Avoiding Attendants from Hell (Library/School Edition) / Edition 2 available in Paperback
- Pub. Date:
- Science & Humanities Press
Be it a broken bone, stroke or genetic disease, we may need assistance performing those everyday tasks often taken for granted: bathing, brushing our teeth, tying our shoes.
Fortunately, most people recover from their injuries and regain full independence.
Others, however, are not as lucky.
AVOIDING Attendants from HELL- A Practical Guide to Finding, Hiring & Keeping Personal Care Attendants is a how-to guide for those who require life-long assistance with personal care and daily living tasks due to a physical disability.
Although these individuals may never be able to go without help, they can learn to manage their care, allowing a greater degree of independence. Toward this end, the disabled individual must learn how to find, hire and keep those paid to assist them: the Personal Care Attendant.
The book's author, June Price, has required personal care assistance since birth due to spinal muscular atrophy, a rare neuromuscular disease. Since moving into her first apartment in 1980, she has maintained an independent lifestyle. Her experience managing part-time and live-in help is documented in this clear, concise guide.
AVOIDING Attendants from HELL - A Practical Guide to Finding, Hiring & Keeping Personal Care Attendants is a "must read" book for anyone who requires personal assistance services.
|Publisher:||Science & Humanities Press|
|Product dimensions:||5.50(w) x 8.50(h) x 0.36(d)|
About the Author
Initially, June only needed PCAs to come in for her care morning and night, as she was able to man-age on her own during the day (albeit with tremen-dous effort). These workers were neighborhood woman with small children who welcomed cash payments and short work hours. She met toileting needs with an external, urinary device she co-invented and still uses today.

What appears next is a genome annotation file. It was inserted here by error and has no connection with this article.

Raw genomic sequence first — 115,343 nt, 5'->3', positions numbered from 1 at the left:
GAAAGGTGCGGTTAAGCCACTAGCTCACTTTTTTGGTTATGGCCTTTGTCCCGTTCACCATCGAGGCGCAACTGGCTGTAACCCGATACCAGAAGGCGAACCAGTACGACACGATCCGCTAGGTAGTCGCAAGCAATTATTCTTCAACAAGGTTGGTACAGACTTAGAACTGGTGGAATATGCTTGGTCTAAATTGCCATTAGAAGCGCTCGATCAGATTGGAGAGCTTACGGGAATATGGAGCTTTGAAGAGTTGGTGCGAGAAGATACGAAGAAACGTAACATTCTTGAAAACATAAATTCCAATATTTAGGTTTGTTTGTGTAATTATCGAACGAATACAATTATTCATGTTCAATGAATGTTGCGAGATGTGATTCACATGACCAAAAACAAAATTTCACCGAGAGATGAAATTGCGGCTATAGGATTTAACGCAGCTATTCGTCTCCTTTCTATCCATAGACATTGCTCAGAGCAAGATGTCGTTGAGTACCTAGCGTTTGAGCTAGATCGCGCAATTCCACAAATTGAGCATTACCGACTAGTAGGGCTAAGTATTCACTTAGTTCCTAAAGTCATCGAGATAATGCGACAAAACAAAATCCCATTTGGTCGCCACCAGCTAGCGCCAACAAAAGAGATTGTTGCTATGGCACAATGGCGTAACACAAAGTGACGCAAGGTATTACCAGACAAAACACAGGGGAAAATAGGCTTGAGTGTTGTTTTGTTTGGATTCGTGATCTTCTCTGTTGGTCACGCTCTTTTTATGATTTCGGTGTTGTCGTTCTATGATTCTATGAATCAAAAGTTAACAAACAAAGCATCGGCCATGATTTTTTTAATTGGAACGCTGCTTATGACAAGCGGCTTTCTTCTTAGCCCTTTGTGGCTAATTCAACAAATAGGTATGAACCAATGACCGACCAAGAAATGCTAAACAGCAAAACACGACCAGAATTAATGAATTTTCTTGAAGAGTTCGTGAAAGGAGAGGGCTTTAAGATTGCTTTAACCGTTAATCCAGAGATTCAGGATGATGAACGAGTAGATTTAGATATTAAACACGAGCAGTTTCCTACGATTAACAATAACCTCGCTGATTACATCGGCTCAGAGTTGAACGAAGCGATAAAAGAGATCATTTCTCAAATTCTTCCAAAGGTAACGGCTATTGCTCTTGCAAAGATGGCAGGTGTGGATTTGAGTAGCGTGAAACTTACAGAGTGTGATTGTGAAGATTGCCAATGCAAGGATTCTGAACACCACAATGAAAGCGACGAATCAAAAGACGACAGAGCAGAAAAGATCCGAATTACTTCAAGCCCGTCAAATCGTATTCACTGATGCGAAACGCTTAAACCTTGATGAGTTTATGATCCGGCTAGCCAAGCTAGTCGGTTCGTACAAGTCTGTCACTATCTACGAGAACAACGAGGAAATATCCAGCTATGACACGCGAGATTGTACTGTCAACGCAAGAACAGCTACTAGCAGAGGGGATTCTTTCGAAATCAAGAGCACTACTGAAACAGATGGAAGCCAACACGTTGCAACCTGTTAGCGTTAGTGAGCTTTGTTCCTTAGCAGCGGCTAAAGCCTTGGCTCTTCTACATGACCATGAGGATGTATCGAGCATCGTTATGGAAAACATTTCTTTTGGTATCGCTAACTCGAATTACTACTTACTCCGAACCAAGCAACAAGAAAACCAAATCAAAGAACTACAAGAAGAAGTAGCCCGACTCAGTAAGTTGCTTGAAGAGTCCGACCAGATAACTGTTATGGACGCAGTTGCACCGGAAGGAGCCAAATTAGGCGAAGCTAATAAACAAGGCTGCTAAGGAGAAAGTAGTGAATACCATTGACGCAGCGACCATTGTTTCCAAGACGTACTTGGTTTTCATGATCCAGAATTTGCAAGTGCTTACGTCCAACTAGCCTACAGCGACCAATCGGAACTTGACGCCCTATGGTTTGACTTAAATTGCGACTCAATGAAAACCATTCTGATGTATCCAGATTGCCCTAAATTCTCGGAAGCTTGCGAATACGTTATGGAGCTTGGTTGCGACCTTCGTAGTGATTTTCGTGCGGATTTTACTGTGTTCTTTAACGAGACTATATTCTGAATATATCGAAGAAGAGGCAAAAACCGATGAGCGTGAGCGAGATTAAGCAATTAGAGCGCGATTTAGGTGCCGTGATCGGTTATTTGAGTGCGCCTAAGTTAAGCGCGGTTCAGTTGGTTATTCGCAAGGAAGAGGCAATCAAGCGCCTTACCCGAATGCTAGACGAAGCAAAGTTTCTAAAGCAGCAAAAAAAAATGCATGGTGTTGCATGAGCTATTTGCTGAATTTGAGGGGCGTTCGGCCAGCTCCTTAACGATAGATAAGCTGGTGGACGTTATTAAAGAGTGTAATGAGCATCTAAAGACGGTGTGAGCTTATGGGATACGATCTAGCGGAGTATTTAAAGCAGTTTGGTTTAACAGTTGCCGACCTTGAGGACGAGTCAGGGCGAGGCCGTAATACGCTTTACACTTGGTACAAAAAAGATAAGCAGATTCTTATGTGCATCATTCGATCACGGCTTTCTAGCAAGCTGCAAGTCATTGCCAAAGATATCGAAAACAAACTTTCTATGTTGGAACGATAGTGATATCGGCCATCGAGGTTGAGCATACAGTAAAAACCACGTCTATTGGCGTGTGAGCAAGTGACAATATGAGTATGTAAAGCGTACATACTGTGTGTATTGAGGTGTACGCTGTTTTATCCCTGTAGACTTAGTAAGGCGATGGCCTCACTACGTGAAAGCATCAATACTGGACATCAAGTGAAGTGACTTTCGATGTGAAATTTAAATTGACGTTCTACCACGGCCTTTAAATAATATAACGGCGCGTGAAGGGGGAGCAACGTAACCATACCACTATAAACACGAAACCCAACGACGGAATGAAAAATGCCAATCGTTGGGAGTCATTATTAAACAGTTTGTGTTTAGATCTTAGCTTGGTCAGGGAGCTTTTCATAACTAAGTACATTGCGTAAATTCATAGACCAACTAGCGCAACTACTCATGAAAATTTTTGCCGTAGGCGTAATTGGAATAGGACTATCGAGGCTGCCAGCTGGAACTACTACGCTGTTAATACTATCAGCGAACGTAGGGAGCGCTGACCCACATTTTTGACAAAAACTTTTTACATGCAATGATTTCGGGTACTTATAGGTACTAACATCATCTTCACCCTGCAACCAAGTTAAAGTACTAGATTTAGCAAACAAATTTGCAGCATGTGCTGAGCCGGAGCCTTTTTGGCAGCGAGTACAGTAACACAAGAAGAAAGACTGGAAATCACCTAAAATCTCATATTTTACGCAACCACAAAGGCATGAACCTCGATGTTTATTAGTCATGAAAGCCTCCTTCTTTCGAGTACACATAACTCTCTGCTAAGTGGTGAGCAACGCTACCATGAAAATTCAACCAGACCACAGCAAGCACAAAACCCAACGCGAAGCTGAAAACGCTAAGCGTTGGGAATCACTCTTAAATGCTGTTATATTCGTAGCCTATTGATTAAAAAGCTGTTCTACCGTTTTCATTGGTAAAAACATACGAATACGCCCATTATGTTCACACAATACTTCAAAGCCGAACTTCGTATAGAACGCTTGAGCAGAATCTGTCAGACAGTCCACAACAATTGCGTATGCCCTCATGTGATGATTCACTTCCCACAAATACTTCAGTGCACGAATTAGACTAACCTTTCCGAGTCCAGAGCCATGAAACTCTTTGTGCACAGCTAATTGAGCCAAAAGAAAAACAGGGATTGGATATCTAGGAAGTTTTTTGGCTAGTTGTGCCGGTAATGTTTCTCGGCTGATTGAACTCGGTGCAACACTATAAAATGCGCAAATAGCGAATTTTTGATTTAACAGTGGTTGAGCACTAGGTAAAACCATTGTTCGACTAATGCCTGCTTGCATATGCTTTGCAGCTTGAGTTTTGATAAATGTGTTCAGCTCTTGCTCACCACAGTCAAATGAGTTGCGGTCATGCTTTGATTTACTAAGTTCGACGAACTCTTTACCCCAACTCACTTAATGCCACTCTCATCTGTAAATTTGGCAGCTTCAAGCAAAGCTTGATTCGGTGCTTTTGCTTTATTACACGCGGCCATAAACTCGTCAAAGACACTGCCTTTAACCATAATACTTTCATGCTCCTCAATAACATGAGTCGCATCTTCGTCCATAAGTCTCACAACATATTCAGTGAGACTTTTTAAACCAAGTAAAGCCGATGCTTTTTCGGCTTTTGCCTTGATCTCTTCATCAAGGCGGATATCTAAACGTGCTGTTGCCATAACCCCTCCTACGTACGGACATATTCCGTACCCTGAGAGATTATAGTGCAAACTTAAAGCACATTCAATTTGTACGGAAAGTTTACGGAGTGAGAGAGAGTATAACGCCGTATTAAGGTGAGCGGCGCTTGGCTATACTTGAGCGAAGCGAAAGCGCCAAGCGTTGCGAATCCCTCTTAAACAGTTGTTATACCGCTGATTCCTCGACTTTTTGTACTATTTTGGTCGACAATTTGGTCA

In 1988, June moved into a new apartment com-plex geared to people with physical disabilities. A two-bedroom apartment made it possible to hire a live-in attendant as she now needed nighttime repo-sitioning. College students were a perfect fit for this position which offered housing, salary and days free for outside work or school.
By 1995, home health aides were brought into the equation for mealtime and toileting assistance. Unlike the privately-hired overnight workers, the home health aides are agency-hired, and the case is managed by a nurse. Since 1991, June has used a BiPAP S/T ventilator with a nasal mask to help her breathe during the night. In 2000, she had a PLV-100 volume ventilator put on her wheelchair which she uses as needed with a mouthpiece attachment.
As her care needs have increased, she reduces the potential of worker burnout by hiring three col-lege students to share the weekly, overnight sched-ule, each working 1-3 nights per week, in lieu of one live-in. (See Chapter 14 for "The 'Live-Out' Live-In."
June's literary credits include articles for New Mobility and MDA's Quest. She founded and edited Living SMArt, an international newsletter for people with spinal muscular atrophy.
What People are Saying About This
June Price combines her excellent writing skills and many years of personal experience to create an effective, well written help manual... June carefully explores key issues confronted by every consumer who finds themselves in the position of employer. Interviewing, hiring, training, contract, communication, money management, perks to entice applicants, food arrangements, pets, back up arrangements. Her advice is practical, pertinent, useful, and entertaining.... Hurrah to June for this excellent composition. It will certainly contribute to the quality of life for every consumer who chooses to utilize the valuable information that she provides. -- (Michael D. Hineberg , Breaking Away, A Publication from Independence First)